Classic

The Classic Grind is the Switzerland of grinds – it’s neutral, so it should appeal to an overwhelming majority of players, regardless of handicap or how deep a divot you dig. It plays equally well from heavy rough and soft to average turf, as well as soft sand. On a similar note, if you ever need to open up the clubface to hit a flop shot out of a greenside bunker, this puppy can do. You’ll see it in two heads – 56.12 and 60.11.

Widelow

The Widelow Grind should really come into its own if played by diggers and/or low handicap players. It comes with the lowest bounce and the widest sole (hence the name), so it should play nicely out of medium to soft conditions, and it easily slips under the ball for a nice and clean follow-through. You’ll find it only in the highest-lofted heads – 56.07 and 60.04.

Pros

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    The muscle back design makes for an easier-to-hit sweet spot
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    The grooves generate a lot of spin
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    Great shot dispersion, nice and tight clustering (plenty of distance control)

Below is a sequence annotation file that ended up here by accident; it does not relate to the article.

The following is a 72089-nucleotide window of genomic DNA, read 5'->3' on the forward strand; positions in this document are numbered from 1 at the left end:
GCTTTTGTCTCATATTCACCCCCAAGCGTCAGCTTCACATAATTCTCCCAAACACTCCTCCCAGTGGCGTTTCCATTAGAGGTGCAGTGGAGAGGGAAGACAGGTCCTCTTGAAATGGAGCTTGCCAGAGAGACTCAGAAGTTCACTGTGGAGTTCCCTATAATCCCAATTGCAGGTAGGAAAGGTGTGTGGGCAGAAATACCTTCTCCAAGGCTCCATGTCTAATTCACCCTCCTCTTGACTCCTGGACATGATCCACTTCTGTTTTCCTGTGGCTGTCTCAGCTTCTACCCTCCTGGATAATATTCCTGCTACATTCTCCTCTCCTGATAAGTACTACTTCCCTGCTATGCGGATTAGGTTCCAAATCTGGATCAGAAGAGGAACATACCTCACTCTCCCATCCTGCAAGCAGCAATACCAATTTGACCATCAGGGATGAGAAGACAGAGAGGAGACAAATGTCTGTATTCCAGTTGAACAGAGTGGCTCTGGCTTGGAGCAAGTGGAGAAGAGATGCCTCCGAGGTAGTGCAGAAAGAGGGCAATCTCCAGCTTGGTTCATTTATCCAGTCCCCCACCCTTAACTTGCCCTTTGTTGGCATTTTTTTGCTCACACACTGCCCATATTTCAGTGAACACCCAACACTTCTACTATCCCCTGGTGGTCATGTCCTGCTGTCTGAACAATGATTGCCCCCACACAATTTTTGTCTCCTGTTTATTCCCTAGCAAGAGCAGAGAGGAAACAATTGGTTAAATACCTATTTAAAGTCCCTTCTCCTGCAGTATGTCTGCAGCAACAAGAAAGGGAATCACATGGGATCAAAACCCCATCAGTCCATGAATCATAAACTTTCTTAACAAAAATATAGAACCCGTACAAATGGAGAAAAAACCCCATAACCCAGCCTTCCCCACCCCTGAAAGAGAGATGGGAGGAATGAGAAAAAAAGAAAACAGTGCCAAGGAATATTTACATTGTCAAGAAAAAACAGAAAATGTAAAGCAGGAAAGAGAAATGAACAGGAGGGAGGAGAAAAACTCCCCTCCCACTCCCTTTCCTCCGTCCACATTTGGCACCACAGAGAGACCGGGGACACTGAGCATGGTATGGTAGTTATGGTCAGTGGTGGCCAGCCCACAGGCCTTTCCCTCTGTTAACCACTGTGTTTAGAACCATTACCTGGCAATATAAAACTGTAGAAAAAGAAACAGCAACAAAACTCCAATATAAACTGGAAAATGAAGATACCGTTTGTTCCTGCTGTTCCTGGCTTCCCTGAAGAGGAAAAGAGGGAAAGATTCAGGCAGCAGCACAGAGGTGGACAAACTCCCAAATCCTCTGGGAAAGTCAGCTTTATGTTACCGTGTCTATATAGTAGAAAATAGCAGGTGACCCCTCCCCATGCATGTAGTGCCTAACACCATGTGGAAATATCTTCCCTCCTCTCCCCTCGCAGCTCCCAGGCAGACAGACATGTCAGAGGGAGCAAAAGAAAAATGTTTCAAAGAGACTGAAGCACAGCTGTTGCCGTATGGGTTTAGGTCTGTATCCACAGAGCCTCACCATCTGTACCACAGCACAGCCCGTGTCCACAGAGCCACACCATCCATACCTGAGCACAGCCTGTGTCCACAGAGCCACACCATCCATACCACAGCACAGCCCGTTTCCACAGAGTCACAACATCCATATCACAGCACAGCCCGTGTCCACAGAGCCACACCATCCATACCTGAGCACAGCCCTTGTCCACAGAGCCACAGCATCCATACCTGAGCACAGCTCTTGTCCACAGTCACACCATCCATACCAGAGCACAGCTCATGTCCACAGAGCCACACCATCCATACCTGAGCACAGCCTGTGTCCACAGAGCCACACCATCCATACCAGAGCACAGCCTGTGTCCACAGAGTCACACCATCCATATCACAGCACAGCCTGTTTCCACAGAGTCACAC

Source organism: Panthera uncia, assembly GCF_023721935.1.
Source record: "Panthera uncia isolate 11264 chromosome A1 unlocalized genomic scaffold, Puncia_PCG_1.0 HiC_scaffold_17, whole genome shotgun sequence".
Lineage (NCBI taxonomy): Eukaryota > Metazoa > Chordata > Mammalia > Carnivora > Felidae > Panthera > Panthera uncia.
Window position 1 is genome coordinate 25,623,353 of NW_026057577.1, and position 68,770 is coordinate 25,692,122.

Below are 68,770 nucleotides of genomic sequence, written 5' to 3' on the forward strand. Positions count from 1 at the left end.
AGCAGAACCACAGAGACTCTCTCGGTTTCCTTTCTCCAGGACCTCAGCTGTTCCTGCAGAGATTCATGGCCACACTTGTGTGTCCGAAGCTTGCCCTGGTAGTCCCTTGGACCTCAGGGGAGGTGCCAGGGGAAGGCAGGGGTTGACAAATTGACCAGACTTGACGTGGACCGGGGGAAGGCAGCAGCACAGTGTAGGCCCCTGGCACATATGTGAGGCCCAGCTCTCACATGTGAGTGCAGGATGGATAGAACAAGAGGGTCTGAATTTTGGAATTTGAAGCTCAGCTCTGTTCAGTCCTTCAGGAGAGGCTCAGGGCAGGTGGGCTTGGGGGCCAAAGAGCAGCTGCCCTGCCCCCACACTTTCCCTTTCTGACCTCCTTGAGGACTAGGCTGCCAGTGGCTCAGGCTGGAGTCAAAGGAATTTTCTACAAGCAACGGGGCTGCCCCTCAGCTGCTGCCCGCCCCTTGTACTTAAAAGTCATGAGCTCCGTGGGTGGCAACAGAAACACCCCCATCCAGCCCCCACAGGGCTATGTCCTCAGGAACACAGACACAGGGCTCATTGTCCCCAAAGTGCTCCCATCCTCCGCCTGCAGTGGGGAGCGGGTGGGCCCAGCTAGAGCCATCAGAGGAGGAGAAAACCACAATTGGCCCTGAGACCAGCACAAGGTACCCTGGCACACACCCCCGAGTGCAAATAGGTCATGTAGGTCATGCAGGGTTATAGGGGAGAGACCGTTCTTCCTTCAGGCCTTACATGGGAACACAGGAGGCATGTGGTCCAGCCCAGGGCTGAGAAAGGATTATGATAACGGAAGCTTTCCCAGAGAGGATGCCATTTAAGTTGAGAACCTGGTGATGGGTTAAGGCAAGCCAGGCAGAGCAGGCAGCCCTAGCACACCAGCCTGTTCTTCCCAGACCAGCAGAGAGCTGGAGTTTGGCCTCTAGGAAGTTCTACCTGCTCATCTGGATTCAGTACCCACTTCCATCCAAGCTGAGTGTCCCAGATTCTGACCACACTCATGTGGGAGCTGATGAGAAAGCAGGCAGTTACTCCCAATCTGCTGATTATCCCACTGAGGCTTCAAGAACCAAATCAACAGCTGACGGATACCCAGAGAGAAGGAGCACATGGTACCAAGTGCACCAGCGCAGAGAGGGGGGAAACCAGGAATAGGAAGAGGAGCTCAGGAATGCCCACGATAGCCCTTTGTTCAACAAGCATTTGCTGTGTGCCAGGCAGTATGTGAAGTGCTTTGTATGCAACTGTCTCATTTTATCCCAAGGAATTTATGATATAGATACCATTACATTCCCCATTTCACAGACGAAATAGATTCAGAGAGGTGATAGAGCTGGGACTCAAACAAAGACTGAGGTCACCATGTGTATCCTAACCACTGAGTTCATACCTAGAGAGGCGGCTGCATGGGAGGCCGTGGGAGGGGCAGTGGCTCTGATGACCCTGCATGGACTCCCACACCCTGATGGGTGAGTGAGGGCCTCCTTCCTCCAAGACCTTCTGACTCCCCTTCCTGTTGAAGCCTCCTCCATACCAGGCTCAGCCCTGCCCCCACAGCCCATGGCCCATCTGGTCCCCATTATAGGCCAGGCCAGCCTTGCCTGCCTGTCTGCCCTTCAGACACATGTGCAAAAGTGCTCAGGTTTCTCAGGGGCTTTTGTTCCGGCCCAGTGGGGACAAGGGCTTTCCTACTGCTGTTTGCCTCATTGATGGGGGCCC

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    Playable out of virtually any lie, from tight to fluffy (with the right sole)
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    Looks and feels nice, and should suit all types of players
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    Fairly large profile, instills confidence on address
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    No glare thanks to the raw finish
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    Won’t rust

Cons

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    Still pretty early to tell
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    A bit on the heavy side

Our Rating:

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The Final Verdict

All things considered, the Cobra King PUR wedge may be a new kid on the block, but it shapes up to be a nice neighbourhood with this wedge in it (there are bound to be some puns here, but we’ll leave it alone for once). Granted, they did skimp out on the lofts, so there’s no pitching wedge per se (though you can have a short iron fulfil the role, and take the 50 for your gap wedge).

On the flipside, though, you do get a great bounce selection and three very playable grinds, so there’s the versatility. Another major selling point is the 304-stainless steel alloy that lets you have all the advantages of a raw finish without fearing the rust. Of course, the grooves are also slightly improved, which doesn’t really mean much to a majority of players, but in the right hands, it just might make a difference. Now, go outside and have yourself a par-tee!

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Ryan S